Week One – July 1 and July 3, 2022

WEEK ONE – July 1 and July 3

Friday at 7:30pm | Sunday at 4:00pm

Coleridge-Taylor Perkinson: Movement for String Trio
Ruth Crawford Seeger: Sonata for Violin and Piano (1926)
Beethoven: String Trio in D major, Op. 9, No. 2
Schumann: Piano Trio in F major, No. 2, Op. 80

Violin
David Bowlin
Laurie Smukler
Axel Strauss

Viola
Doris Lederer

Cello
Gwen Krosnick
Raman Ramakrishnan

Piano
Anna Polonsky
Gilles Vonsattel

Coleridge-Taylor Perkinson: Movement for String Trio

Published posthumously in 2021, this short but profound work is the final composition of Coleridge-Taylor Perkinson.

Composer and conductor Coleridge-Taylor Perkinson was born on June 14, 1932. Prior to his entrance into New York’s High School of Music and Art in 1945, he exhibited an interest in dance, studying with Pearl Primus and Ismay Andrews. Mentored in high school by his teacher Hugh Ross, he came to meet Igor Stravinsky. By the time of his graduation in 1949, when he won the LaGuardia Prize for music, he had begun composing. He majored in education for two years at New York University (1949-1951), then transferred to the Manhattan School of Music in 1951 (B.M., 1953; M.M., composition, 1954) where he was a composition major under Charles Mills and Vittorio Giannini, and conducting with Jonel Perlea.

His interest in jazz was stimulated while enrolled at the Manhattan School of Music in association with classmates Julius Watkins, Herbie Mann, Donald Byrd, and Max Roach. In the summer of 1954 he studied conducting at the Berkshire Music Center. This was supplemented with additional study with Earl Kim at Princeton University from about 1959 to 1962. His ballet scores include works for the Dance Theatre of Harlem, Alvin Ailey, and the Eleo Pomare Dance Company. He has composed and conducted scores for numerous award-winning theatrical, television, and documentary films and has arranged for jazz and popular artists including Harry Belafonte and Marvin Gaye. 

He conducted orchestras worldwide and served as music director or composer-in-residence for the Negro Ensemble Company, Alvin Ailey Dance Company, Dance Theatre of Harlem, and various theatre groups. From 1998 until his death in 2004, Perkinson was affiliated with the Center for Black Music Research at Columbia College Chicago. He was appointed Coordinator of Performance Activities at the Center for Black Music Research in 1998 (advisor to Ensemble Stop-Time, then in 1999 as music director of the New Black Music Repertory Ensemble which offered 34 concerts in Chicago, in Washington for Congress, in New York, and for the première of Wendell Logan’s opera, “The Doxology”, and composer-in-residence for the Ritz Chamber Players of Jacksonville. He also served as guest conductor of the Antara Ensemble of the Graduate Center, City University of New York.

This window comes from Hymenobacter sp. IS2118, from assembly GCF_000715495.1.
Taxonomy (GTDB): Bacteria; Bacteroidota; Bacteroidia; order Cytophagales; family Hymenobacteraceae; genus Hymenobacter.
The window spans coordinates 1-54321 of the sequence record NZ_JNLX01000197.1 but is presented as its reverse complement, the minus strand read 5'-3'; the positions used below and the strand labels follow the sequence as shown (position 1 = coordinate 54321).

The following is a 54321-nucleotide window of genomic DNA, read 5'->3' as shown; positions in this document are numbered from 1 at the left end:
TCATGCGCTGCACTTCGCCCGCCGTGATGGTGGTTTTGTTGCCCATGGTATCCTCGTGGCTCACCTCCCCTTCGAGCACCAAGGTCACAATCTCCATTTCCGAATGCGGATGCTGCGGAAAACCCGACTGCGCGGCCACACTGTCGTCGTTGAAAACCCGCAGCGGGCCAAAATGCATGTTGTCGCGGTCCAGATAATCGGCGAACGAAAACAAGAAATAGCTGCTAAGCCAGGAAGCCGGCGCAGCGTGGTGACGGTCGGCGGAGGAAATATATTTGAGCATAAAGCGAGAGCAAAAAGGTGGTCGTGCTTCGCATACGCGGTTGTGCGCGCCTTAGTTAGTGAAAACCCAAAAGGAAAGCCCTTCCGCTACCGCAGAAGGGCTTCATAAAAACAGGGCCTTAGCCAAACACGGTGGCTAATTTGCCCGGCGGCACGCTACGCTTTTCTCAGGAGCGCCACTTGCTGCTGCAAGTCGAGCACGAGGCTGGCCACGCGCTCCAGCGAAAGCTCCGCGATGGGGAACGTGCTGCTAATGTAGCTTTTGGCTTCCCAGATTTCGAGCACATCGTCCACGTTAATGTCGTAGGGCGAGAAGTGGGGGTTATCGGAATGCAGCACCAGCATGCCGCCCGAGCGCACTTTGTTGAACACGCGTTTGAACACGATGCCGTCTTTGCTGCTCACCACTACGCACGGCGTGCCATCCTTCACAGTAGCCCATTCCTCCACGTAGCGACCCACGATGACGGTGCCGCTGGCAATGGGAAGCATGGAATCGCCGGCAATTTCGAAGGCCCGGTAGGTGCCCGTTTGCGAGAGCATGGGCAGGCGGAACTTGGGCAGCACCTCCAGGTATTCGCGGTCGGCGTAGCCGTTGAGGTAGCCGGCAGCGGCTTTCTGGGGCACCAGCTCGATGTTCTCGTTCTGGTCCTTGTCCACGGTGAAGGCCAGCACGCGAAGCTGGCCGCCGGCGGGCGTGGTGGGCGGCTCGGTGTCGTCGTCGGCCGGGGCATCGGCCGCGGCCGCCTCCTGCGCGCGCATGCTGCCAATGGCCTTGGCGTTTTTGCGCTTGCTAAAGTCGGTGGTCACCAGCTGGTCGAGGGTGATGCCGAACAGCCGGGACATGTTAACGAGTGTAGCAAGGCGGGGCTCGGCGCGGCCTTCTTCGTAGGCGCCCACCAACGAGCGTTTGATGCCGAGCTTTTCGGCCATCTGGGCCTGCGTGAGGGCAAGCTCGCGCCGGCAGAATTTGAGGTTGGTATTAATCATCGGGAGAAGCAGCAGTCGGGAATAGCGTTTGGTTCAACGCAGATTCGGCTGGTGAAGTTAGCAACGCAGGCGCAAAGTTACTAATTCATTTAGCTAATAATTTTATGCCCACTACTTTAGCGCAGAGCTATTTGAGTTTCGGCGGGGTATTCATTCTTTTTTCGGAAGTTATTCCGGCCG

Ruth Crawford Seeger: Sonata for Violin and Piano (1926)

Ruth Crawford Seeger, orig. Ruth Porter Crawford, (born July 3, 1901, East Liverpool, Ohio, U.S.—died Nov. 18, 1953, Chevy Chase, Md.), U.S. composer. She studied piano as a child and was self-taught as a composer until she entered the American Conservatory. After early works influenced by Alexander Scriabin, she wrote several astonishing serial pieces, including her String Quartet (1931). She married the musicologist Charles Seeger (1886–1979) in 1931, becoming folk singer Pete Seeger’s stepmother. She composed little after that but became an influential curator of American folk music.

 

 

 

 

Beethoven: String Trio in D major, Op. 9, No. 2 (1798)

In early 1798, when Beethoven composed his three string trios, Op. 9, he was still in the process of consolidating his reputation in Vienna. He had already made a splash in several of the city’s leading aristocratic salons as a virtuoso pianist, playing his own music and improvising. Three concerts at the Burgtheater (March 29-31, 1795) introduced him to a wider audience; at the first of these, he played his B-flat-major Piano Concerto. Building on his successes in Vienna, Beethoven began to tour during this period, visiting Prague, Dresden, Berlin, Pressburg, and Pest (before its unification with Buda) in 1796.